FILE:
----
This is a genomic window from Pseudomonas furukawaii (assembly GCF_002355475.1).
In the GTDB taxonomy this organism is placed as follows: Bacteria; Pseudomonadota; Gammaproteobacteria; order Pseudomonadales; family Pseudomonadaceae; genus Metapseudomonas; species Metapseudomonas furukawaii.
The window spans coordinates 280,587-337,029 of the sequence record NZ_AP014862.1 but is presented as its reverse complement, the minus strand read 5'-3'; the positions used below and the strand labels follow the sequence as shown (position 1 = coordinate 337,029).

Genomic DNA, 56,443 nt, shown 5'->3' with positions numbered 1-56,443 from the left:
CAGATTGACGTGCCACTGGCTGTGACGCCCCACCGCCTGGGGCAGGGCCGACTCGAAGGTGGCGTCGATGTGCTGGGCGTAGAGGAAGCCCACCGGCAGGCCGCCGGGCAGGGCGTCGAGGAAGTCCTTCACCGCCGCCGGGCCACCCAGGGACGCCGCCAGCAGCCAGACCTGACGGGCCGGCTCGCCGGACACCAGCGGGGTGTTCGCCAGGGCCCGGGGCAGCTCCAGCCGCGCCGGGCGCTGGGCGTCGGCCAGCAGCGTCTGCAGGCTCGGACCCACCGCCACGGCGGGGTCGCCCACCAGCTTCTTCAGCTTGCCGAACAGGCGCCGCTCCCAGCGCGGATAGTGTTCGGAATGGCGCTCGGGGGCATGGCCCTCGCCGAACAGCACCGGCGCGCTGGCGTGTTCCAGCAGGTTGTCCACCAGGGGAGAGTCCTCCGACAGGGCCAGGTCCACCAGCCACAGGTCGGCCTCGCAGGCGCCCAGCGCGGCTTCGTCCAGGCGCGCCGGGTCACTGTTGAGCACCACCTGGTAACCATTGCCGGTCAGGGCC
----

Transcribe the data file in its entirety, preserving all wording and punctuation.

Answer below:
This is a genomic window from Pseudomonas furukawaii (assembly GCF_002355475.1).
In the GTDB taxonomy this organism is placed as follows: Bacteria; Pseudomonadota; Gammaproteobacteria; order Pseudomonadales; family Pseudomonadaceae; genus Metapseudomonas; species Metapseudomonas furukawaii.
The window spans coordinates 280,587-337,029 of the sequence record NZ_AP014862.1 but is presented as its reverse complement, the minus strand read 5'-3'; the positions used below and the strand labels follow the sequence as shown (position 1 = coordinate 337,029).

Genomic DNA, 56,443 nt, shown 5'->3' with positions numbered 1-56,443 from the left:
CAGATTGACGTGCCACTGGCTGTGACGCCCCACCGCCTGGGGCAGGGCCGACTCGAAGGTGGCGTCGATGTGCTGGGCGTAGAGGAAGCCCACCGGCAGGCCGCCGGGCAGGGCGTCGAGGAAGTCCTTCACCGCCGCCGGGCCACCCAGGGACGCCGCCAGCAGCCAGACCTGACGGGCCGGCTCGCCGGACACCAGCGGGGTGTTCGCCAGGGCCCGGGGCAGCTCCAGCCGCGCCGGGCGCTGGGCGTCGGCCAGCAGCGTCTGCAGGCTCGGACCCACCGCCACGGCGGGGTCGCCCACCAGCTTCTTCAGCTTGCCGAACAGGCGCCGCTCCCAGCGCGGATAGTGTTCGGAATGGCGCTCGGGGGCATGGCCCTCGCCGAACAGCACCGGCGCGCTGGCGTGTTCCAGCAGGTTGTCCACCAGGGGAGAGTCCTCCGACAGGGCCAGGTCCACCAGCCACAGGTCGGCCTCGCAGGCGCCCAGCGCGGCTTCGTCCAGGCGCGCCGGGTCACTGTTGAGCACCACCTGGTAACCATTGCCGGTCAGGGCC